Samuel was the first born of five children of Leonard Peters and Susan Enders of Dauphin County. Both families are of German ancestry. Samuel was followed by brother John, and a sisters Margaret and Barbara.

Samuel’s father, Leonard, was born and lived in Dauphin County in 1787, where he met and married Susan. As with most of the early settlers of Dauphin, Leonard likely migrated there for work or to acquire land, which was being allotted by application.

As soon as Samuel was old enough—eight or so—he most likely worked for his father on the family’s subsistence farm. When he was thirteen in 1834, a “black” frost hit the area at the end of May. It was so cold that whole orchards of apples, pears, and cherries were killed. Bears looking for food came down from the mountains to feed on green corn and scores were killed by farmers. Birds survived and thrived, as caterpillars were prodigious.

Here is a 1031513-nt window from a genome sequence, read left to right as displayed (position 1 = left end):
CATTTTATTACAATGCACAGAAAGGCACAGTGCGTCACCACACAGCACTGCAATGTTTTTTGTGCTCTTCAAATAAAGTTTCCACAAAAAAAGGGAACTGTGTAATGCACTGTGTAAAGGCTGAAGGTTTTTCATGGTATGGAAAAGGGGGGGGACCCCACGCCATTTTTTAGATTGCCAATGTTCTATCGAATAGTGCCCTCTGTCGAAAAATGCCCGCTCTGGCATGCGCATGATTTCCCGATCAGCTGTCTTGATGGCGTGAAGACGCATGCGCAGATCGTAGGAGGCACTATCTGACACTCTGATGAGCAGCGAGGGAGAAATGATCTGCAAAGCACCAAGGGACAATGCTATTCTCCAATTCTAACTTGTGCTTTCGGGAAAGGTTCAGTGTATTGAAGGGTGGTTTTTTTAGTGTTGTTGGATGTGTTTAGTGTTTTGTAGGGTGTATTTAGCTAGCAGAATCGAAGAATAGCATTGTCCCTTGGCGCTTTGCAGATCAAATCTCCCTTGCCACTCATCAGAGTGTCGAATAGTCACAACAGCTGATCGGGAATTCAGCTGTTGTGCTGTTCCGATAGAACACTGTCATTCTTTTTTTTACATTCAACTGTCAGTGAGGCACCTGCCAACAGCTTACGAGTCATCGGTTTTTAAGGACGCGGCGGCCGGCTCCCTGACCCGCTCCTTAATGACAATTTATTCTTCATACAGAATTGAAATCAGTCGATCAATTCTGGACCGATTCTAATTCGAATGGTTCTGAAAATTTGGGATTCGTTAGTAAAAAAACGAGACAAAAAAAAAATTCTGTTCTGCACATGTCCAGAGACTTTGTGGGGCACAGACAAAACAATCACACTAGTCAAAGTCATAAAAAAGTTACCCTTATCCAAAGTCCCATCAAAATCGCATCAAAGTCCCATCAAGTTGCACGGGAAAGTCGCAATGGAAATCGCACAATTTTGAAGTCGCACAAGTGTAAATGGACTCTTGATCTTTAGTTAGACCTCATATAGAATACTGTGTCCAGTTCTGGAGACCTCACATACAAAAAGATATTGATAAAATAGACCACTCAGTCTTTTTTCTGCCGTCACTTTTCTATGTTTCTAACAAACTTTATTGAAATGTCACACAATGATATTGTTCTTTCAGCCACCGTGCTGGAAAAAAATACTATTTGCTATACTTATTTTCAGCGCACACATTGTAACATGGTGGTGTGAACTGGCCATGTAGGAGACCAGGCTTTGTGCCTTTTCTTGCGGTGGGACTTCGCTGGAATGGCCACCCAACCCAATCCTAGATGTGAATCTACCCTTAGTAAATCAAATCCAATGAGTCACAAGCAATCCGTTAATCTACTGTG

Samuel went out on his own when he married Mary Ann Swartz, who had been born in nearby Union (now Snyder) County in 1821 to Henry and Susan Elizabeth Thornton. At her birth Union County was merely nine years old and had fewer than 9,000 inhabitants. Snyder County wouldn’t be names for another thirty-five years. Henry Swartz, born in 1797, and wife Elizabeth in 1794, were natives Mahantango, across the Susquehanna near Samuel’s location. Research shows her families were of German and English heritage.

Samuel and Mary Ann were married about 1839, when both were in their late teens. They may have been married at the Lutheran and Reformed Church in Dauphin County. In the 1840 census, Samuel was living with his mother and new wife Mary Ann, as her parents had left the area for Ohio. By 1850, they were counted together in the census in Union County with three children; the oldest, John, was six. They had six more children: Emma, Jonathan, Matthew, Matilda, and twins Jane and Mary Louisa, who were born in 1858.

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